Rabbi Dan Ornstein: Fasting
With a recent religious fast on the Jewish calendar fast approaching, I was curious to find out how the modern English word, fast, came to mean simultaneously, the verb for refraining from eating and drinking as well as the adverb for speed.
Glancing at a dictionary or two, I realized that even linguistics experts aren’t sure how the word came to possess these two meanings. The Old English word from which both seem to hail is fæst. The word originally meant to make strong or firm, to hold or to guard. From there, it developed into the verb, fast, meaning to hold or guard firmly one’s vigil of protest or faith through abstention, and into the adverb, fast, implying that one who moves or does something fast is doing it with firm and strong resolve.
I initially found myself unsatisfied with both etymologies, in good part because these contemporary uses of the word in English present a ridiculous contradiction in terms. Anyone who has fasted knows that you and time don’t move fast when you’re hungry and thirsty; you and the day amble along with tormenting sluggishness, and time starts to feel indifferent to your discomfort as you dream miserably of chowing down as soon as possible. This is especially the case with the two religious fasts that Jews observe during the summer. They make the long, hot, humid seasonal hours feel even longer and hotter, especially since these fasts are sad occasions, recalling tragedies that happened to the Jewish people over the centuries. They are hardly the stuff of a good time.
Thinking a bit more creatively about this strange dual rendering of the word fast, I realized that, perhaps, the contradictory meanings of the word are precisely the point. I spend a lot of time moving fast, my life rendered as a breakneck race to consume the world, its riches and responsibilities. I say a whole lot of religious blessings over the food, drink and other pleasures that I enjoy daily and effortlessly. But they are often perfunctory and rushed, rituals to be checked rapidly off a list of obligations rather than rites to be slowly, thoughtfully recited out of an astonished gratitude for how blessed my family and I are. The rare times that my tradition requires me to fast, I think it’s actually inviting me to slow down to perform a personal mini-drama in which, for a day, I imagine being at the very edges of genuine hunger, want, and poverty.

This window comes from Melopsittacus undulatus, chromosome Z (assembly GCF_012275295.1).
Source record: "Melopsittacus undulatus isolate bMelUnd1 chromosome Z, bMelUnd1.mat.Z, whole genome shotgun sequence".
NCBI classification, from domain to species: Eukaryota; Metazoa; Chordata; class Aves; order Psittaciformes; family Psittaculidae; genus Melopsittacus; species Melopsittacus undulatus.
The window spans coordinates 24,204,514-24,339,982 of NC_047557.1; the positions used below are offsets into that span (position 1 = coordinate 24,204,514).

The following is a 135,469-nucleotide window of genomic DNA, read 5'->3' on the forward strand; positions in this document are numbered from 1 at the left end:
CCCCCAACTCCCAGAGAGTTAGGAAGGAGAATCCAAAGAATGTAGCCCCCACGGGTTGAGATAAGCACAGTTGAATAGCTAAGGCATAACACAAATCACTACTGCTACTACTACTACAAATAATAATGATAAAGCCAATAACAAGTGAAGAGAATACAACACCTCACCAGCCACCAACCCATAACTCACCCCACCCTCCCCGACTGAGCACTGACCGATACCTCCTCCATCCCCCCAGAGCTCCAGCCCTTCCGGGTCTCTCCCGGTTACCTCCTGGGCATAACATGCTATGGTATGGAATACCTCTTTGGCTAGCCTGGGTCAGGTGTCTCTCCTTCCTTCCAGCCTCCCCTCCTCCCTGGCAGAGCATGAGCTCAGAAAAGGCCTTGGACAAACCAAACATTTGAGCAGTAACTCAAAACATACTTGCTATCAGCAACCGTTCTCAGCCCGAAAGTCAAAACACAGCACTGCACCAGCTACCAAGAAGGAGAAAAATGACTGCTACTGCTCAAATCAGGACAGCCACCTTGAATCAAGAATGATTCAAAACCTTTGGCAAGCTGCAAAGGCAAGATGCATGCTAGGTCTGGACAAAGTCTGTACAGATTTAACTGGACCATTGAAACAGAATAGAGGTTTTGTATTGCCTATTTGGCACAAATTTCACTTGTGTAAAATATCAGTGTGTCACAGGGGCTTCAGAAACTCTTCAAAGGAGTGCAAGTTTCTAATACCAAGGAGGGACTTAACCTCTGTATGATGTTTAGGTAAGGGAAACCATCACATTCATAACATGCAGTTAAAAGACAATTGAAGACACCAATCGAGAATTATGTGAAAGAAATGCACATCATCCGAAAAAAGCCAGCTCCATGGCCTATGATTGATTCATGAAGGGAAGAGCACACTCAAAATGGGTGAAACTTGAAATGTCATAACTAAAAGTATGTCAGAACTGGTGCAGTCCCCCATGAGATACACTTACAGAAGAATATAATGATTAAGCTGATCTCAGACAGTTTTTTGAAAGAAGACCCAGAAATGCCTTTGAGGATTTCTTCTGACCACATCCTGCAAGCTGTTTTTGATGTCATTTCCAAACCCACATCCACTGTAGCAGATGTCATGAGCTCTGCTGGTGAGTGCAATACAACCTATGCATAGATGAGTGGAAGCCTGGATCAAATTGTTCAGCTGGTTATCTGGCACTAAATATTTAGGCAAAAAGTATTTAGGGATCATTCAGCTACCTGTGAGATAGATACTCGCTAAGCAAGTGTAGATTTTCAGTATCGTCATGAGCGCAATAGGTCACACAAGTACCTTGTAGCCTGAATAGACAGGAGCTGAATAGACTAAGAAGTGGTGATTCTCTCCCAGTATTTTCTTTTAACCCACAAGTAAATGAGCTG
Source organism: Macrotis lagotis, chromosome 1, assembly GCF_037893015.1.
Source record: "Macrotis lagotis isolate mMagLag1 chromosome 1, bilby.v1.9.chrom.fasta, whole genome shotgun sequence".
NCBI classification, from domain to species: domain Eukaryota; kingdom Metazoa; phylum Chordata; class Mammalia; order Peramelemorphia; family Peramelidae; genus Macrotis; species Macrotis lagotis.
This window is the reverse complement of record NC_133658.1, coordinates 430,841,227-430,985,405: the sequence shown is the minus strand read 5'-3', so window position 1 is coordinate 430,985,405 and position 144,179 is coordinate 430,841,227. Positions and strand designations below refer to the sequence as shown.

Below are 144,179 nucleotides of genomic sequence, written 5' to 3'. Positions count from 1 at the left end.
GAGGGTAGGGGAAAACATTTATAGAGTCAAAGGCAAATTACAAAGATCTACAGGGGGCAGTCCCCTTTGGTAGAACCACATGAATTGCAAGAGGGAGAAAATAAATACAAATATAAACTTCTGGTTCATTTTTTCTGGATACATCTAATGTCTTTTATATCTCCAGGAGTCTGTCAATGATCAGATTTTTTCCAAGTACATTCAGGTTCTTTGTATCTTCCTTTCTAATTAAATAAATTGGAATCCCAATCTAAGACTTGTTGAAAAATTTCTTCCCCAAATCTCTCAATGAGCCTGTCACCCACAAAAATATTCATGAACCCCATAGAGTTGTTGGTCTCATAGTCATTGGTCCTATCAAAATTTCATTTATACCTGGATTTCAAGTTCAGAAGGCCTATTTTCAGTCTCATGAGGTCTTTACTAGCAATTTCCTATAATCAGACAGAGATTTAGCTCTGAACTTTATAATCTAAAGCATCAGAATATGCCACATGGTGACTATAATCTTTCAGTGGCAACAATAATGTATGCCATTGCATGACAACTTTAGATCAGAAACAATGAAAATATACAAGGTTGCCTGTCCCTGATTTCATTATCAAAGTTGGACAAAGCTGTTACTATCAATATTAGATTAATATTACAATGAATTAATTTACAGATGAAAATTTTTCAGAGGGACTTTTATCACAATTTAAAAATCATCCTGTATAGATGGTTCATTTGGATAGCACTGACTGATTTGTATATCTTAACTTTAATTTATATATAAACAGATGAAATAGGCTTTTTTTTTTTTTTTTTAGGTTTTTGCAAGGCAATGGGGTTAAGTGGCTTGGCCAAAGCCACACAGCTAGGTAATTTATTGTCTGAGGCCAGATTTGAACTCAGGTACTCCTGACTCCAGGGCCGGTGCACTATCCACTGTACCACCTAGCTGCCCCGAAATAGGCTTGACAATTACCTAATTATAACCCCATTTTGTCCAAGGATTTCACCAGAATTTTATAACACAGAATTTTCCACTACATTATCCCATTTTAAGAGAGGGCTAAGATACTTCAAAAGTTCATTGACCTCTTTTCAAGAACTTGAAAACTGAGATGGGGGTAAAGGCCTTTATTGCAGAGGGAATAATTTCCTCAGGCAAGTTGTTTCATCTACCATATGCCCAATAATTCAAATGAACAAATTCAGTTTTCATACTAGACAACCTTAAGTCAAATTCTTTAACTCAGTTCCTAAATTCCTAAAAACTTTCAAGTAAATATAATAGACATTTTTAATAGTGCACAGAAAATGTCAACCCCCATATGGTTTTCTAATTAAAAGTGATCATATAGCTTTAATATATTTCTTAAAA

Some critics of religion would warn me that playing at “poor and hungry for a day” can easily degenerate into a kind of class and cultural appropriation: a performance in which we beneficiaries of privilege pretend to experience genuine deprivation, perhaps even romanticizing it, only to then exercise our luxury of walking away from it. But they would be missing the point of fasting as a religious act. The point isn’t to appropriate deprivation but to appreciate it, howbeit superficially, as a way of preventing ourselves from becoming apathetic about it.
I find that my most meaningful fasts are the ones that I can connect to actions, however small, to feed chronically hungry and food-insecure people. I long ago developed the custom of carrying around in my car, all year long, a bag full of food and drink. As I drive through town, I hand out things to eat and drink to the all- too -many homeless people looking for help. During this year’s most recent summer fast, I committed myself to using at least part of the day to drive all over town, handing out food and water to whoever was on the street at that time. It helped me to make the connection that the prophet Isaiah made between fasting and feeding the hungry. He abhorred what he saw taking place among the people of his day, who he accused of "fasting while striking with a wicked fist". Without doing away with the ritual, Isaiah told whoever would listen to him that the most meaningful fast was the one in which we feed bread to the hungry, take the wretched poor into our homes, and clothe the naked. I’d like to believe that my own fast day feedings fulfilled the spirit of his words.
Cynics might dismiss my efforts as a mere acting out of my willful illusions about social justice; a feel-good spirituality assuaging my privilege-driven guilt without promoting real systemic changes to our culture of ruthless capitalist inequality. I suppose at one level they may be right. But I figure that while the world tries to eradicate that inequality, hungry people still need to eat, so I'm going to feed them. And I also refuse to abandon that basic human connection I’m able to make with my fellow citizens who are hungry on the streets, especially when I’m fasting: a momentary relationship of care forged by slowing down long enough to look them in the eye, offer them some small sustenance, and remind them that their existence is a precious world unto itself.
Dan Ornstein is rabbi at Congregation Ohav Shalom in Albany, NY. He is the author of Cain v. Abel: A Jewish Courtroom Drama. (Jewish Publication Society, 2020)
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